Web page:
“I didn’t want to. If I let him stop us we were going to die. We have one chance to survive this thing. We need to get away from everyone, as far away as we can get.”

“Promise me that you won’t hurt anyone else otherwise we are no better than the mobs running through the streets,” she said.

“Ok I promise, I won’t hurt anyone else,” Austin said, it was an easy promise to make. He did not want to hurt anyone either. Austin slowed the jeep, keeping a steady pace which would not draw attention to them. They avoided checkpoints where they could, zigzagging through the city outskirts looking for un-manned roads or abandoned stations. Austin kept to the back roads avoiding the motorway. It was taking much longer traveling this way but what other choice was there. The miles continued to pass under the wheels, often they were passing in the wrong direction.

They moved south, into the Dublin Wicklow Mountains, passing close to Enniskerry and Blessington. They moved into the mountains driving on farmer’s tracks and even across open land to avoid main road intersections. Julie was still in shock over the loss of her parents but the journey gave her something to concentrate on. By late morning they had got as far as Carlow but progress was slow, they turned west, towards Tullow. Austin often had to make big detours around larger towns. By the time they had passed Tipperary town night was coming fast but that was not the main problem. The petrol needle was resting on empty. If they did not find fuel they would never reach Kerry.

“We need to get some petrol,” Austin told Julie when the warning light appeared on the dashboard.

“You’ll have some job finding a petrol station up here,” she sniffed.

“I know, but that’s not to say we won’t find petrol,” Austin said, turning the jeep into gate. The lane lead to a farm house sitting on top of a gentle hill. He began blowing the horn as he neared the house. Julie was shocked, after all the efforts they had made to stay hidden all day, Austin was now actively making sure everyone heard them coming. Austin saw the look on her face.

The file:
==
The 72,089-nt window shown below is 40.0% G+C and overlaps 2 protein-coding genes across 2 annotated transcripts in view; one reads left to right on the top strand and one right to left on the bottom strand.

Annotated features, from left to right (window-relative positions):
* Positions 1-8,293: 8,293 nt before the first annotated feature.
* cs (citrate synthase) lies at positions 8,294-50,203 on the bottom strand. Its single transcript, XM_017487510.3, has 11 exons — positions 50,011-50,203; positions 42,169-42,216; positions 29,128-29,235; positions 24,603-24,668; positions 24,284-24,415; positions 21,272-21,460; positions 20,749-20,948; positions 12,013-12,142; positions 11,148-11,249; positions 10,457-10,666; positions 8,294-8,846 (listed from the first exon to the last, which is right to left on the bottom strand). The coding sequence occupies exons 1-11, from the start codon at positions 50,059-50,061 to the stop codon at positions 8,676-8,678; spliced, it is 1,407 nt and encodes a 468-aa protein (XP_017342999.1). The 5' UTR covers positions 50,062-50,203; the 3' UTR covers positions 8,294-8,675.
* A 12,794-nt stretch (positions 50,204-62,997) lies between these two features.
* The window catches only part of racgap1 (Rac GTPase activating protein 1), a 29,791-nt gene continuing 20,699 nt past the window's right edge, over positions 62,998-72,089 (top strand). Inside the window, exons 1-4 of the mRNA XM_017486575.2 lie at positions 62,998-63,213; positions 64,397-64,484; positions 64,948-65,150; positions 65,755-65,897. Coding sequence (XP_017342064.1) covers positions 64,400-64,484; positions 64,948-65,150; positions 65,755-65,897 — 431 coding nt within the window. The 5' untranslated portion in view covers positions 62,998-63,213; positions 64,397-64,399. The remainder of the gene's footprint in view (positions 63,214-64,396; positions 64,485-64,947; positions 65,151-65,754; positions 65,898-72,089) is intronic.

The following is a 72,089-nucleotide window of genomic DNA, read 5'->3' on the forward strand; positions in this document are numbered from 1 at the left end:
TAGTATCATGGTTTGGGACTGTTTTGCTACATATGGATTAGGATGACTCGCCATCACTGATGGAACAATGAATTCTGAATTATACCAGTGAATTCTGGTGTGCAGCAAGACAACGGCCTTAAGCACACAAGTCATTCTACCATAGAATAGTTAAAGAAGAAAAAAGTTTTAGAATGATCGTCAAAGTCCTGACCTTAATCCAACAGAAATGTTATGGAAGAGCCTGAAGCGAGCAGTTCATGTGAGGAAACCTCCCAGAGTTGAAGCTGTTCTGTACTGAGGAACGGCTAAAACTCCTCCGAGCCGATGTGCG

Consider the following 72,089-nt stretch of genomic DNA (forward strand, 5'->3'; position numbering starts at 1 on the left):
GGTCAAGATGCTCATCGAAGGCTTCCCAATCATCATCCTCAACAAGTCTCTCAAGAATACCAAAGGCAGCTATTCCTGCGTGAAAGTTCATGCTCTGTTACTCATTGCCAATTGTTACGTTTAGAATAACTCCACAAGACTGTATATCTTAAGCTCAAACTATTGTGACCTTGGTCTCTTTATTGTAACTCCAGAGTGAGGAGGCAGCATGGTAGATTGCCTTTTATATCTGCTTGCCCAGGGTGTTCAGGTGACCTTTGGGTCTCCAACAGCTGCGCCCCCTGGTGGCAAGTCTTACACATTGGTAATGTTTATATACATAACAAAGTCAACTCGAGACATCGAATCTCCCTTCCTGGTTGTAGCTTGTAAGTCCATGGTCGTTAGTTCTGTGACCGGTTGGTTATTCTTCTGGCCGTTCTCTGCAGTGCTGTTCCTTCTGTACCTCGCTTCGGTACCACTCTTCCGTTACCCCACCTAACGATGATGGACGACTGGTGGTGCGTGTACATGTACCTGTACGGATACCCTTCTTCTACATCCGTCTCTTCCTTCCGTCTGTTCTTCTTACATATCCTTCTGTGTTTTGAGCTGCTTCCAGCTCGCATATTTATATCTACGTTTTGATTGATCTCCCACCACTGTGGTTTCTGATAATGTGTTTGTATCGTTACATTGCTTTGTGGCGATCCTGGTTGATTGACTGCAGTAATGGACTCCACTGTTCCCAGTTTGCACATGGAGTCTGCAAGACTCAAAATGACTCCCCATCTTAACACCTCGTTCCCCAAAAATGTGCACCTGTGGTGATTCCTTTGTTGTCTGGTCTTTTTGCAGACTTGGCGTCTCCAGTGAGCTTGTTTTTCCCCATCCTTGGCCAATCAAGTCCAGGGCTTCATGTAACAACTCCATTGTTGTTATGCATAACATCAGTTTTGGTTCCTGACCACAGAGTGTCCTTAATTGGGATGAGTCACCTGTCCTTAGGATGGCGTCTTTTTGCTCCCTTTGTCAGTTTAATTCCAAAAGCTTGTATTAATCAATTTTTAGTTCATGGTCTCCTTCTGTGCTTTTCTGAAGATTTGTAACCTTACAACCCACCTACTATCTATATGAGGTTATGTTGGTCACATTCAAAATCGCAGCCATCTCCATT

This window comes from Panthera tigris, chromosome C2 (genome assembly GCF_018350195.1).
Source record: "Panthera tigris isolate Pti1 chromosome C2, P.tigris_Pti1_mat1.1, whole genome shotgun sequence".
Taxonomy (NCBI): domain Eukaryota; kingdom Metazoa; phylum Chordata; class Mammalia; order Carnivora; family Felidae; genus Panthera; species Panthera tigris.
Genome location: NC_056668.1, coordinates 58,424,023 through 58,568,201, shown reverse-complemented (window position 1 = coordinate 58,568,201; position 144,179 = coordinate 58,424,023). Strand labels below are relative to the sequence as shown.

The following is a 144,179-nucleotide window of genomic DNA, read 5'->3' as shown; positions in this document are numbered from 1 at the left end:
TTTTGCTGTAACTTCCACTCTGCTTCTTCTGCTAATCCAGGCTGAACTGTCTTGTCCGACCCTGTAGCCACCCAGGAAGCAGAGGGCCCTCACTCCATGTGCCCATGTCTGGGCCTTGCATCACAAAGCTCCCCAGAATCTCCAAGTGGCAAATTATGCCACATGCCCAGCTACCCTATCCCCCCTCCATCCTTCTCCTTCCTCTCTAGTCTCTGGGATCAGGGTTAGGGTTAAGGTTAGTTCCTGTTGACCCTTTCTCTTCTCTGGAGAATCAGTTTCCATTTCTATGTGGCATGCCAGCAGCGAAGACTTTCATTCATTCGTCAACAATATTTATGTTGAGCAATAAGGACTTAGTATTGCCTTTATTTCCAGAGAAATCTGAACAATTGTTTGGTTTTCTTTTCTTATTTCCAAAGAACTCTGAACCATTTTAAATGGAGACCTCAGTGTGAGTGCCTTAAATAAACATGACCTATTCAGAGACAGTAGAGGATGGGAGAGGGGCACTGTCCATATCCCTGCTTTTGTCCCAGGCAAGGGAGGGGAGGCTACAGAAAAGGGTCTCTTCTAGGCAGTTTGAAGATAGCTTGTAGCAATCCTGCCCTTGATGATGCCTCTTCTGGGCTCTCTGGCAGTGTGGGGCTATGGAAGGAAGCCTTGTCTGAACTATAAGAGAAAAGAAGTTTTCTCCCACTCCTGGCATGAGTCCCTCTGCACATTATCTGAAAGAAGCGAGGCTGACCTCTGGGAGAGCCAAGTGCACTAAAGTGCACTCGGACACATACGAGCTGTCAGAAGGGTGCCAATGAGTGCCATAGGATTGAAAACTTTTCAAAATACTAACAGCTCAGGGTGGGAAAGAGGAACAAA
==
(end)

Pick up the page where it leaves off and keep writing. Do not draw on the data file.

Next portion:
“It’s like this, in that house could be a farmer. Farmers have guns. If he thinks we are trying to sneak up he is more likely to shoot first then ask questions later.” Austin parked the Jeep away from the house but in a place where they could see the red-cross symbol on the door.

“Wait here, keep the door locked while I am gone,” Austin said sliding the shotgun under the sleeping bag which covered their supplies.

“Hello, Hello,” called Austin as he walked towards the house. There was movement behind kitchen window. Austin decided he was going to have to take a chance. He took off his mask. He waved and smiled in the window.

“Hello in there, we’re from the red-cross. We are delivering supplies to people in the area. Do you need anything, tinned food, bottled water, medicine,” Austin continued to smile but moved no closer to the house. He tried to imagine what the people in the house would want to hear. A woman’s face appeared at the window. She was pale and frightened.

“Show me your identification,” she shouted. Austin flipped open his wallet which had his Bank ID in the clear pocket. He held it up but staying far enough back that she would not be able to read it properly. At the same time he waved at the jeep parked across the yard with the dark green colour and red-cross sign.

“Look, if you’re ok for everything we better get moving. It will be dark soon,” said Austin with a smile, he turned to go.

“Wait,” called the woman who vanished from the window. The back door opened she was in her late 30’s, wearing a apron which had flour on it. In her hand she carried a nasty looking slash hook which rested uncomfortable in her petite hands.

Austin raised his hand in a stop gesture with palm facing the woman. Austin wanted to keep her back from the jeep, he also wanted to make sure she was not sick.

“Wait where you are please madam, I have to ask you a few questions. Are you or any of your family sick?”


“Has anyone been to the farm in the last two weeks?”


“How many are in your family?”

“Four, Myself, my husband and two boys.”

“Are they all inside?”

“Yes. No,” said the woman “my husband and eldest son went to get some help four days ago and have not come back yet.” Austin noticed the woman lower the slash hook a little, she was accepting what she was seeing was what she had been wishing for. Help had arrived.

“I am sure he is fine missus. Lots of people have been coming into towns from the country. We have set up shelters but we can’t let people leave until they have cleared the medical procedures. Your son and husband are more than likely waiting for test results to come back. What was his name?” Austin asked taking out his mobile phone.